Mental Discipline: With Reference to the Acquisition and Communication of Knowledge, and to Education Generally, to which is Appended a Topical Course of Theological Study ...
Phillips, 1847 - 320 pages
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Mental Discipline, with Reference to the Acquisition and Communication of ...
D. w. 1812-1871 Clark
No preview available - 2016
Mental Discipline: With Reference to the Acquisition and Communication of ...
D. W. Clark
No preview available - 2015
acquired action advantage appear application attained attention become bodily body called chap character Christian clear connection considered course cultivation delivery Dick's Theol difficulty direct discipline discourse divine Dwight's Theol effect effort eloquence emotion energy equally essential excellence excitement exercise expression fact faculties feelings give habits hand hearers ideas imagination important impression improvement Insts intellectual interest judgment knowledge labor language learning less living manner means memory ment mental mind minister moral natural necessary never object observation orator person philosophical possess practical preach preacher preparation present principles produce pulpit pursuits reading reason reference remarks require result rules says Sermons speak speaker spirit student success things thought tion true truth understanding vigor Watson's Theol whole writing
Page 259 - ... shooting for the lungs and breast; gentle walking for the stomach; riding for the head; and the like. So if a man's wit be wandering, let him study the mathematics; for in demonstrations, if his wit be called away never so little, he must begin again: if his wit be not apt to distinguish or find dif-ferences, let him study the schoolmen; for they are cymini sectores: if he be not apt to beat over matters, and to call up one thing to prove and illustrate another, let him study the lawyers' cases:...
Page 106 - The moment of finishing his plans in deliberation, and commencing them in action, was the same. I wonder what must have been the amount of that bribe, in emolument or pleasure, that would have detained him a week inactive after their final adjustment.
Page 108 - I do not know what I may appear to the world, but to myself I seem to have been only like a boy playing on the sea-shore, and diverting myself in now and then finding a smoother pebble or a prettier shell than ordinary, whilst the great ocean of truth lay all undiscovered before me.
Page 213 - In a word, to feel your subject thoroughly, and to speak without fear, are the only rules of eloquence, properly so called, which I can offer.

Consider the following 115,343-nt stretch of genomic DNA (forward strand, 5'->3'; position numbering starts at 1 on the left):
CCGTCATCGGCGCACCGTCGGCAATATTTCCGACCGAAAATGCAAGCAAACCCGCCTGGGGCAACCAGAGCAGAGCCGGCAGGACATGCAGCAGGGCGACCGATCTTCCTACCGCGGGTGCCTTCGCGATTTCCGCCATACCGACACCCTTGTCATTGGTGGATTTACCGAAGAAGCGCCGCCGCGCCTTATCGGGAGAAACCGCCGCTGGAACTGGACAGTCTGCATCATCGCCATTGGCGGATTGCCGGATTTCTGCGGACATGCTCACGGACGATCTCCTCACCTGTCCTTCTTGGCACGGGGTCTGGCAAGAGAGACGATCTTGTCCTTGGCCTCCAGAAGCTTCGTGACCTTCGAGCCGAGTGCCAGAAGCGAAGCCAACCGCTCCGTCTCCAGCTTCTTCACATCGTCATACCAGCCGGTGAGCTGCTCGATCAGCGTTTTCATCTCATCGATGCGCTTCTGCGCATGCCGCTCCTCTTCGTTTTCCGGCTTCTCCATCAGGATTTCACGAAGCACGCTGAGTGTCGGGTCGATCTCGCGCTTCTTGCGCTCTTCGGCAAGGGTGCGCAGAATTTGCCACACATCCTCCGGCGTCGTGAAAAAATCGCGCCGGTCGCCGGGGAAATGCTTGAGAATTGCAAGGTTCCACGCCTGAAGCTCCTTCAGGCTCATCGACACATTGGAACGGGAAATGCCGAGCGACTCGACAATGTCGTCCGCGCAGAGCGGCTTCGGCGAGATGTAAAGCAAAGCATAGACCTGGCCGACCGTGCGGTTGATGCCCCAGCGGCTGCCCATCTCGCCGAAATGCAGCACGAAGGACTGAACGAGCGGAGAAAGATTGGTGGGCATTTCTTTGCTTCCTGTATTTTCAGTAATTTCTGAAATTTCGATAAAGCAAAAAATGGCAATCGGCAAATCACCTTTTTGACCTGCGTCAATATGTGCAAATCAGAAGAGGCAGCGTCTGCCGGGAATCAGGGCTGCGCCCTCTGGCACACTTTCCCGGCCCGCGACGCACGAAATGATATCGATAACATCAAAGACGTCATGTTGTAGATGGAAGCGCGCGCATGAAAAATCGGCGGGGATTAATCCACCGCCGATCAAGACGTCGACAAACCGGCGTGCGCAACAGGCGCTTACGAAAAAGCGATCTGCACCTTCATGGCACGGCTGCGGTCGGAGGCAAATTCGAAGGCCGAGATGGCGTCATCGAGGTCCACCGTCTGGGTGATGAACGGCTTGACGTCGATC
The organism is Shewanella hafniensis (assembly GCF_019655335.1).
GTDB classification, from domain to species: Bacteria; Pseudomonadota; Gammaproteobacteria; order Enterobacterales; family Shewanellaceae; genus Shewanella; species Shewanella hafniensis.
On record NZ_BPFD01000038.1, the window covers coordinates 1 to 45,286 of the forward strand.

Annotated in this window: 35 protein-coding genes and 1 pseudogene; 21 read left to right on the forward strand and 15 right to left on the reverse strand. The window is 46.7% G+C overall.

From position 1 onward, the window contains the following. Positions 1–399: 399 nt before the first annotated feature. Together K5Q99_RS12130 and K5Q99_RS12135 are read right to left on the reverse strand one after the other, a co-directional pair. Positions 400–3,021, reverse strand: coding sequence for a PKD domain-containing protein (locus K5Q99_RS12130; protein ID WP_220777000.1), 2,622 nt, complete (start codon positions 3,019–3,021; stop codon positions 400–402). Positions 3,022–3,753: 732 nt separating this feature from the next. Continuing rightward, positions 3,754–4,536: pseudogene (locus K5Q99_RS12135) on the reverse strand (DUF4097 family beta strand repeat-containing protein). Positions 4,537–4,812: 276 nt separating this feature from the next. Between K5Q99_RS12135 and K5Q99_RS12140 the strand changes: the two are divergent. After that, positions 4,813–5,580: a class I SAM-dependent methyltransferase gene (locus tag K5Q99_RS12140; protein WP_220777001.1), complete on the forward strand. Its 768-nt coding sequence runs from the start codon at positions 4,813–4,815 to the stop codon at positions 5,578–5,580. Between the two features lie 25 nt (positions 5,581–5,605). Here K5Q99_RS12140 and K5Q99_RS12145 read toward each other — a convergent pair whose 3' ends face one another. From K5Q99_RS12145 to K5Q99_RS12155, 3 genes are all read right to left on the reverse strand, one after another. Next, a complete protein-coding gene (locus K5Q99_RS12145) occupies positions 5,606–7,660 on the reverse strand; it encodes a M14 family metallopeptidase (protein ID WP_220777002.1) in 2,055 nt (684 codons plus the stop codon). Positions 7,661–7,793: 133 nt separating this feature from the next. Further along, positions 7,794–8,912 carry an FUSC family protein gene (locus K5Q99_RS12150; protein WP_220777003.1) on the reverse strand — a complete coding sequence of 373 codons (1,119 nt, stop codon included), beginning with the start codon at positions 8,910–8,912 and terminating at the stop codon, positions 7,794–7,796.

Page 259 - Bowling is good for the stone and reins; shooting for the lungs and breast; gentle walking for the stomach; riding for the head; and the like. So if a man's wit be wandering, let him study the mathematics; for in demonstrations, if his wit be called away never so little, he must begin again: if his wit be not apt to distinguish or find differences, let him study the schoolmen; for they are cymini sectores...
Page 80 - Though I am always in haste, I am never in a hurry ; because I never undertake any more work than I can go through with perfect calmness of spirit. It is true, I travel four or five thousand miles in a year.
Page 266 - On the other hand, a man of accurate judgment cannot have a great flow of ideas, because the slighter relations, making no figure in his mind, have no power to introduce ideas. And hence it is, that accurate judgment is not friendly to declamation or copious eloquence. This reasoning is confirmed by experience ; for it is a noted observation, That a great or comprehensive memory is seldom connected with a good judgment.
Page 106 - ... the main object. The importance of this object held his faculties in a state of excitement which was too rigid to be affected by lighter interests, and on which, therefore, the beauties of nature and of art had no power. He had no leisure feeling which he could spare, to be diverted among the innumerable varieties of the extensive scene which he traversed ; all his subordinate feelings lost their separate existence and operation, by falling into the grand one.
Page 106 - It implied an inconceivable severity of conviction that he had one thing to do, and that he who would do some great thing in this short life, must apply himself to the work with such a concentration of his forces, as, to idle spectators who live only to amuse themselves, looks like insanity.